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U.S. Secret Service

Protecting the President, suppressing political dissent, and preventing politically incorrect free speech.

Experts at making mountains out of molehills

  I heard a few minutes ago on the TV that this poor slob has been accused of attempting the assassinate President Obama.

Obama wasn't even in Washington D.C. when the bullet that hit the White House was allegedly fired by this guy. How can the morons at the Secret Service possibly accuse the guy of attempting to assassinate the President.

I guess the Secret Service is a master of making mountains out of molehills. Of course it is not about protecting the President, it's about creating jobs for overpaid, under worked Secret Service cops.

I think H. L. Mencken says it best with his quote:

"The whole aim of practical politics is to keep the populace alarmed (and hence clamorous to be led to safety) by menacing it with an endless series of hobgoblins, all of them imaginary."
"Prosecutors say they're considering charges of attempted assassination, even though the incident presented no threat to the president"

Source

Idaho man charged with trying to assassinate Obama

Originally published: November 16, 2011 10:24 PM

By The Associated Press JOE MANDAK (Associated Press)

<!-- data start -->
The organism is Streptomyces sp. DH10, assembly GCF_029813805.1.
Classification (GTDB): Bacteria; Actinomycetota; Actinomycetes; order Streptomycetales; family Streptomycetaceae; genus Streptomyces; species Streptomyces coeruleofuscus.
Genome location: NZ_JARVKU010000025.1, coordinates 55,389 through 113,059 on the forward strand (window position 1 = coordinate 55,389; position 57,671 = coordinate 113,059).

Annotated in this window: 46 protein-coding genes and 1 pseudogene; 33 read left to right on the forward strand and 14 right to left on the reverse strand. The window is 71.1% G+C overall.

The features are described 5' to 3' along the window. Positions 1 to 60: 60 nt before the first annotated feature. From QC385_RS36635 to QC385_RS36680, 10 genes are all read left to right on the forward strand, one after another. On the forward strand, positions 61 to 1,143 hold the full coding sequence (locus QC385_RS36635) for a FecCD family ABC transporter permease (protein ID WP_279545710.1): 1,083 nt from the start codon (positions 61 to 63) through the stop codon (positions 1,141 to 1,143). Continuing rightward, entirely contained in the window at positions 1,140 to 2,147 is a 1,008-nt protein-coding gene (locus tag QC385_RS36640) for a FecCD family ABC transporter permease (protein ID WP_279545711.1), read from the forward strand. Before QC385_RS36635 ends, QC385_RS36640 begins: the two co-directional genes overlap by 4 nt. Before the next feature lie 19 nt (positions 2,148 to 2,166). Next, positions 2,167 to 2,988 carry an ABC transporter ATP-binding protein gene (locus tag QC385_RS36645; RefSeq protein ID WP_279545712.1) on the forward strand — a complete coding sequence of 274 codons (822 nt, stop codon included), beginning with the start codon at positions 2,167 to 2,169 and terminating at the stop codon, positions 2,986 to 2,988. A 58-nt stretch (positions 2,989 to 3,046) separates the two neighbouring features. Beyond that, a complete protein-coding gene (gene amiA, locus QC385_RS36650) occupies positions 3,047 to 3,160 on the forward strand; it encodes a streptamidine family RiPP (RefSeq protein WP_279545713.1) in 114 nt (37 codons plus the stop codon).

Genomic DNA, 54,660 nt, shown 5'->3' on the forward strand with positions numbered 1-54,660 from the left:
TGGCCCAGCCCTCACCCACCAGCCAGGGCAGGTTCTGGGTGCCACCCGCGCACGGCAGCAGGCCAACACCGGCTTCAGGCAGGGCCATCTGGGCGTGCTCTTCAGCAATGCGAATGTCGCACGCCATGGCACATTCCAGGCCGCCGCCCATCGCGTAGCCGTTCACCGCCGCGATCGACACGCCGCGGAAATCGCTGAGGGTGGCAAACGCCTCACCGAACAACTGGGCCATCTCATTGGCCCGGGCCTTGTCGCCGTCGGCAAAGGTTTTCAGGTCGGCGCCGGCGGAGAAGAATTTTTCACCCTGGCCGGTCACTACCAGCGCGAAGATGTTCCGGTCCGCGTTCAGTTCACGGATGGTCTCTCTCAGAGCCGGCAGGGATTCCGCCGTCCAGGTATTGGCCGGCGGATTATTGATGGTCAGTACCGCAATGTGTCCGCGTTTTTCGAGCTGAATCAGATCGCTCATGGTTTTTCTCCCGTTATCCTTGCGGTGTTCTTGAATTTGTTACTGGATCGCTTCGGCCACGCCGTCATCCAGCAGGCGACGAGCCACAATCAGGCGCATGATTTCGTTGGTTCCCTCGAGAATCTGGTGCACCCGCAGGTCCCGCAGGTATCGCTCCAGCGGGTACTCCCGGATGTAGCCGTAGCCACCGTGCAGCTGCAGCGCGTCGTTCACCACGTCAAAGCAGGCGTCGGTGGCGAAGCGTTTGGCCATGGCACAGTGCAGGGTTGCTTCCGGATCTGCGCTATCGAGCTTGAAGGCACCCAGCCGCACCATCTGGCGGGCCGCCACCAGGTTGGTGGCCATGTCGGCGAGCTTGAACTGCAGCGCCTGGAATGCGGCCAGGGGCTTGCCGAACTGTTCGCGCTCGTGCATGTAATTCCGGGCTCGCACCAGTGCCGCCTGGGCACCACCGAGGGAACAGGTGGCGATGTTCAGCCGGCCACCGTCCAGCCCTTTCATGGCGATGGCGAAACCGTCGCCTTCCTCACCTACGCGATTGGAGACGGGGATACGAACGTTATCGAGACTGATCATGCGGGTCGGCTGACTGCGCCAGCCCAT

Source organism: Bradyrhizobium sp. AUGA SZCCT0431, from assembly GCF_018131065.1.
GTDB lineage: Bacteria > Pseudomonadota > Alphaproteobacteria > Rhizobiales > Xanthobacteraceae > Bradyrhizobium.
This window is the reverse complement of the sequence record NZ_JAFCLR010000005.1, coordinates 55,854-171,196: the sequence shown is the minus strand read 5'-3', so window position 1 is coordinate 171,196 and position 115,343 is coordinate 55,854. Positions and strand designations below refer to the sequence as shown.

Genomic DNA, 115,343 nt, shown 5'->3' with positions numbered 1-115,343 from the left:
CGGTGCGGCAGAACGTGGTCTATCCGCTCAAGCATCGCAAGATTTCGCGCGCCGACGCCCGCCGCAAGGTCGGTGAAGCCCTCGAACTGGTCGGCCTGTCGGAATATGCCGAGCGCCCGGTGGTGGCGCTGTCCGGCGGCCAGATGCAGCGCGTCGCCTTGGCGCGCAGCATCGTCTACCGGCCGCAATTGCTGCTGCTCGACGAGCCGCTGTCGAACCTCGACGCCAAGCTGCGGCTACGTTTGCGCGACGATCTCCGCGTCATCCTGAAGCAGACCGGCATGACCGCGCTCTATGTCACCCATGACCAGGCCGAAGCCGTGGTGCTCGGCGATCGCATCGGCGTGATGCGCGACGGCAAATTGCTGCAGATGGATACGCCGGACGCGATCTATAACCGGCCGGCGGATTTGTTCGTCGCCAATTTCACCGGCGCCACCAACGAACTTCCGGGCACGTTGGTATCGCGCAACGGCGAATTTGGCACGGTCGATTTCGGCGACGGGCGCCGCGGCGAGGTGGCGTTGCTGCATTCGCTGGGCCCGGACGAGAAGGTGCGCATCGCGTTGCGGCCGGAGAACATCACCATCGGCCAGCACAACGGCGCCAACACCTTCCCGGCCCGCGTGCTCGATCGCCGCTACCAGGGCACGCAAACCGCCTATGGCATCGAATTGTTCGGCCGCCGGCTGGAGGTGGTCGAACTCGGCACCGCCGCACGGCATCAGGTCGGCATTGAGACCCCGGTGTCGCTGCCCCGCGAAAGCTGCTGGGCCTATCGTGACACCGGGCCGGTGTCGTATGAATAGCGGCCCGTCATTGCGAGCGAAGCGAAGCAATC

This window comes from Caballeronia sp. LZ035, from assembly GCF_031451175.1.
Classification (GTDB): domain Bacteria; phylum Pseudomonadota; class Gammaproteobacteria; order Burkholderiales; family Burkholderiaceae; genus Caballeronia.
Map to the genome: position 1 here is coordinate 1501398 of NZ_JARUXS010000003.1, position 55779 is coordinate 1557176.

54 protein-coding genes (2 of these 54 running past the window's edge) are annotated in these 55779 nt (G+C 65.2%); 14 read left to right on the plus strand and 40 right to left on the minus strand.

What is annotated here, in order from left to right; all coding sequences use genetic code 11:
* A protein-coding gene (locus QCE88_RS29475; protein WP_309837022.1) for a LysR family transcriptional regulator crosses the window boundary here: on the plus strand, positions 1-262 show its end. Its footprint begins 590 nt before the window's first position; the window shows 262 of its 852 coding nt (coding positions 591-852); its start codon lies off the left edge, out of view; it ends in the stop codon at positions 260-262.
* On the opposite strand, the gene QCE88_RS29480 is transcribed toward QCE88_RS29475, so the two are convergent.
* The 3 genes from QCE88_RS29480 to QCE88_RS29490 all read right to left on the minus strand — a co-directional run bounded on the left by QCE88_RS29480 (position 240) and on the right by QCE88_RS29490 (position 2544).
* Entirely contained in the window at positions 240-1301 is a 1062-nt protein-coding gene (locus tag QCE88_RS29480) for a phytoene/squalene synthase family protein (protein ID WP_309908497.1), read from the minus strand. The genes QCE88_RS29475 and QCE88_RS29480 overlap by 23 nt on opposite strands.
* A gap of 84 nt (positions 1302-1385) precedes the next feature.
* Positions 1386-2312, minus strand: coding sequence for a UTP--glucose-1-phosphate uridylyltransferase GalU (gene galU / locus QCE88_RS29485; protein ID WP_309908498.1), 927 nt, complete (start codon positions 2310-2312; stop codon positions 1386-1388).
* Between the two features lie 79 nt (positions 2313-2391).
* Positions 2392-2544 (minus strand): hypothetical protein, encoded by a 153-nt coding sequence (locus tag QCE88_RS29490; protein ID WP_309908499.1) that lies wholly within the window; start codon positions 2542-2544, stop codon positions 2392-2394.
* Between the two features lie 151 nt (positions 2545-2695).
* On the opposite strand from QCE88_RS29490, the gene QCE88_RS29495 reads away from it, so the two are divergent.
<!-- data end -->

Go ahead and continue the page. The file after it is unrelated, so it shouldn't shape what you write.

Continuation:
Secret Service makes mountains out of molehills and charges Oscar Ramiro Ortega-Hernandez  with attempting to assassinate the President PITTSBURGH - (AP) -- An Idaho man accused of firing an assault rifle at the White House was charged Thursday with attempting to assassinate President Barack Obama or his staff, and prosecutors say he called Obama "the devil" and said he needed to be killed.

Oscar Ramiro Ortega-Hernandez, of Idaho Falls, made his first court appearance before a federal magistrate in Pittsburgh on Thursday, one day after he was arrested at a western Pennsylvania hotel.

According to a court document released after the hearing, authorities recovered nine spent shell casings from Ortega's car, which was abandoned near the White House. A person who knows him subsequently told investigators that he had become increasingly agitated with the federal government and was convinced it was conspiring against him, the document said. Others told investigators that Ortega had said Obama was "the anti-Christ" and the "devil." Ortega also reportedly said he "needed to kill" the president.